Shedding the mental sackcloth

When I first heard that my valued friend had passed away, I was momentarily overcome with grief. Prayer seemed futile—merely words. I felt unable to think. Just then a mutual friend called and reminded me that God was sustaining the true knowing that was mine.

Here was something to hold to. I was not alone. God was with me. He had never left me, or anyone. My very effort to pray—no matter how feeble—was all along being supported and sustained by God, the initiator of every right impulse. He was in fact the motive power impelling me to resist heartache and anguish. This divine influence wouldn't let me be trapped in sorrow.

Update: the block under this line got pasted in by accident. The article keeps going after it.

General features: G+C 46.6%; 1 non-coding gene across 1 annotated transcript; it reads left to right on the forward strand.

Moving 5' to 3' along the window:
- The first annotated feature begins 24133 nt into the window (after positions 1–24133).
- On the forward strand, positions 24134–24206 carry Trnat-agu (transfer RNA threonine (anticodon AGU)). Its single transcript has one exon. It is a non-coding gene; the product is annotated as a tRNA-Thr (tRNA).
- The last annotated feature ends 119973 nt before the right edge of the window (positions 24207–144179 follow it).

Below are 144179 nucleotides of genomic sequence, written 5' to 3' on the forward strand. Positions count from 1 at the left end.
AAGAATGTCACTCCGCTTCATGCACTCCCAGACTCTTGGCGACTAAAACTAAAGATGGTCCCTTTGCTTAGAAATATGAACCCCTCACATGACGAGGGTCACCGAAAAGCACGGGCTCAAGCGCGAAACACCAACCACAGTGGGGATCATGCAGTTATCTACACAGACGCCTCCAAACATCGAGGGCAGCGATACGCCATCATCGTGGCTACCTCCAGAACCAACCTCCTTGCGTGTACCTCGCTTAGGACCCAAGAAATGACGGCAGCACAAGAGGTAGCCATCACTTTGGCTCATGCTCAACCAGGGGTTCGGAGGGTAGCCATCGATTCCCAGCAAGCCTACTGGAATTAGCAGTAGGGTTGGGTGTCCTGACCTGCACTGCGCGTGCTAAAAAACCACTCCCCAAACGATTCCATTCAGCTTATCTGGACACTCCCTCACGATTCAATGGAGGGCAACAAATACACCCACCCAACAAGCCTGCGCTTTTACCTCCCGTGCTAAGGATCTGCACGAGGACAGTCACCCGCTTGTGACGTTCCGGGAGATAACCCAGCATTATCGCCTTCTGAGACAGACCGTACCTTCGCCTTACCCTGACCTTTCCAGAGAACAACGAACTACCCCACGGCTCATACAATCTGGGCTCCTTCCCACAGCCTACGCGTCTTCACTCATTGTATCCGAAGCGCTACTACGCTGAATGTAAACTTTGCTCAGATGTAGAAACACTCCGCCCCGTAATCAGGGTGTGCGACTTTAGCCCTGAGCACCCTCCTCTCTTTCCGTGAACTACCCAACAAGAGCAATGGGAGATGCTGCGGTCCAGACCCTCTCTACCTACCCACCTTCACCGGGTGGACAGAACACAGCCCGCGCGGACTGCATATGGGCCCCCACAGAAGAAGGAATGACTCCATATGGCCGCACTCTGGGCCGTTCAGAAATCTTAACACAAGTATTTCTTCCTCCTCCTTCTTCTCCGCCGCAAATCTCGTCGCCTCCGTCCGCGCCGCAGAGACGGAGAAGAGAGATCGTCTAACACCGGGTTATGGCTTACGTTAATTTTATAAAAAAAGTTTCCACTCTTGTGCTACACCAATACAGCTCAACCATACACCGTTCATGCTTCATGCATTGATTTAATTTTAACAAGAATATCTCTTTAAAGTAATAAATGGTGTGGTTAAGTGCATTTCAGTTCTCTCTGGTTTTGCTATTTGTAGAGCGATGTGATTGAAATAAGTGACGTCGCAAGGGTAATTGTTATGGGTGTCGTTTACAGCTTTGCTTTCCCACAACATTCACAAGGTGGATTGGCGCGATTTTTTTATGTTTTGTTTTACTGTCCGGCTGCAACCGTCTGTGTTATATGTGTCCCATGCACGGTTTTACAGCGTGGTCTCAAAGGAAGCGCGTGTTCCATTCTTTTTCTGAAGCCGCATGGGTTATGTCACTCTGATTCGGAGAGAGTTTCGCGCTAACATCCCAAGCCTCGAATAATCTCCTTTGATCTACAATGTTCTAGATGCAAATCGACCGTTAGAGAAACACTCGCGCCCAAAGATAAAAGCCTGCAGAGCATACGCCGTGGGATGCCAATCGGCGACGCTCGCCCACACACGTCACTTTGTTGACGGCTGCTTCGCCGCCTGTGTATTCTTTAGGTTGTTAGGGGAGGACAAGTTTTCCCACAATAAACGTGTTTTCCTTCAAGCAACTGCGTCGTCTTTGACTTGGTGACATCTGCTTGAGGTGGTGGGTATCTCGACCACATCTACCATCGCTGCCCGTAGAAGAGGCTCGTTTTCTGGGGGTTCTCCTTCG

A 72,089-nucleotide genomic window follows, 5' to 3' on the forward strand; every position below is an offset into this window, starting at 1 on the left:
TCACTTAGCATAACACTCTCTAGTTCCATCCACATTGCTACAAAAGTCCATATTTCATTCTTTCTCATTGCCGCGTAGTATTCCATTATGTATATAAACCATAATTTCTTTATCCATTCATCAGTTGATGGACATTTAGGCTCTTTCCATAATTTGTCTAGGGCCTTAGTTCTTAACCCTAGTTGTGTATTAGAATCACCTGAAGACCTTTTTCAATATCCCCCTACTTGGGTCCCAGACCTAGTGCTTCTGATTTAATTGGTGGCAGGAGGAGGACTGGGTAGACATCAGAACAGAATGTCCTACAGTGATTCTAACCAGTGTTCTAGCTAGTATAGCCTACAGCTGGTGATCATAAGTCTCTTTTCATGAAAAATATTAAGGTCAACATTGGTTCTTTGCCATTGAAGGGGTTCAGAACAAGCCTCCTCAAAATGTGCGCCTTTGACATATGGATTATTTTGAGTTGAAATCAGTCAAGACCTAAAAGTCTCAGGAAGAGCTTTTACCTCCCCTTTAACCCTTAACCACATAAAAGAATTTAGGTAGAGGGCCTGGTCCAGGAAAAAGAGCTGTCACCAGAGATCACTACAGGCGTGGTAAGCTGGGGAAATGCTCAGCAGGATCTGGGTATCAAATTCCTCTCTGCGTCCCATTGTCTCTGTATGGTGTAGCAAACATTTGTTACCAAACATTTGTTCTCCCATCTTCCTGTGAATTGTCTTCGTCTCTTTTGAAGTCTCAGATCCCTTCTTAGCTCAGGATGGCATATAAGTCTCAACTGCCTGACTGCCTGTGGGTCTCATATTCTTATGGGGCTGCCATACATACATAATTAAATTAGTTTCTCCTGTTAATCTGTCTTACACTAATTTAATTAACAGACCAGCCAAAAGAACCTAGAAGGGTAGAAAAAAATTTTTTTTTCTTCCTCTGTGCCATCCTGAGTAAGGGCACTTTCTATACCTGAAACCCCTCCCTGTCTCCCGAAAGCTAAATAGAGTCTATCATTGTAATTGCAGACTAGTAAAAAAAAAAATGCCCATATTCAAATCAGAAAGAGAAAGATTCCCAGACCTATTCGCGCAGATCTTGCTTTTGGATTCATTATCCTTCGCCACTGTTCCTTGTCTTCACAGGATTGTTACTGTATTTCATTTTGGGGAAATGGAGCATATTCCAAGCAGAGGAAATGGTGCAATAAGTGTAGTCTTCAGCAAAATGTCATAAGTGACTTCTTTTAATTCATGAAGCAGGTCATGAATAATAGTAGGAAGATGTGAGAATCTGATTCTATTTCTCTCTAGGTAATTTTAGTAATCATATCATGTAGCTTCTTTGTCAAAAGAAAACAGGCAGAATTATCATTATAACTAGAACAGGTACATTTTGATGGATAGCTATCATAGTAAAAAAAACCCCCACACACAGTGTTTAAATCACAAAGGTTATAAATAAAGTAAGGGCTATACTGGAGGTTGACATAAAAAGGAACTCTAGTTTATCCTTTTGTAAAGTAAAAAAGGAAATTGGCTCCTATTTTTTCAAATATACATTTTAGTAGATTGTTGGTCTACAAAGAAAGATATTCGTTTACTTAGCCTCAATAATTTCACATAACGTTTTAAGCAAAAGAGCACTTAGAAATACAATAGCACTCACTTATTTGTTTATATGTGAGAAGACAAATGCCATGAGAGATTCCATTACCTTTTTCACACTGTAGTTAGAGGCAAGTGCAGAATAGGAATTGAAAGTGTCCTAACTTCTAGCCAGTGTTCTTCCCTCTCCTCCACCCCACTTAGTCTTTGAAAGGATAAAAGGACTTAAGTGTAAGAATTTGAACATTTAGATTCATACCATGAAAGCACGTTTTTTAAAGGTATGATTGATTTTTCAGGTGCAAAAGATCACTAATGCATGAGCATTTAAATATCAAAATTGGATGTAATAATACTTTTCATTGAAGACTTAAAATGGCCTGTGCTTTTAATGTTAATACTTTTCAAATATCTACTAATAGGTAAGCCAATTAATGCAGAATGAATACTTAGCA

The knowledge that God nourishes every mental sprout as it reaches out for comfort and joy strengthened me, and I continued to pray. I remembered Luke's account of Jesus' struggle in Gethsemane. Not for a moment did I equate Jesus' unmatched ordeal with my own personal sorrow, but in his example I saw what I must do. Luke says simply: "Being in an agony he prayed more earnestly." Luke 22:44; I, too, had to persist.

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January 14, 1980

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